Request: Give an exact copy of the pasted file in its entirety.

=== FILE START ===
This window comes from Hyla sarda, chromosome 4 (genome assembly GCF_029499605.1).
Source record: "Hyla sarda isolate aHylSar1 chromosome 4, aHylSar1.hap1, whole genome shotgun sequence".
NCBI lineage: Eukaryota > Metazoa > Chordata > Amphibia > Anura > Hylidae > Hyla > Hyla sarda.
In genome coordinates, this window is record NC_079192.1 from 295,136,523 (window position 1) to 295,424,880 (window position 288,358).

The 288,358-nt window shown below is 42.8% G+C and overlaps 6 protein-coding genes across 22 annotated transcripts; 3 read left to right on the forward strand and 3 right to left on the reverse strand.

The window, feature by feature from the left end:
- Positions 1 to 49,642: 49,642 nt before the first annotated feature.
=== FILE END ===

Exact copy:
This window comes from Hyla sarda, chromosome 4 (genome assembly GCF_029499605.1).
Source record: "Hyla sarda isolate aHylSar1 chromosome 4, aHylSar1.hap1, whole genome shotgun sequence".
NCBI lineage: Eukaryota > Metazoa > Chordata > Amphibia > Anura > Hylidae > Hyla > Hyla sarda.
In genome coordinates, this window is record NC_079192.1 from 295,136,523 (window position 1) to 295,424,880 (window position 288,358).

The 288,358-nt window shown below is 42.8% G+C and overlaps 6 protein-coding genes across 22 annotated transcripts; 3 read left to right on the forward strand and 3 right to left on the reverse strand.

The window, feature by feature from the left end:
- Positions 1 to 49,642: 49,642 nt before the first annotated feature.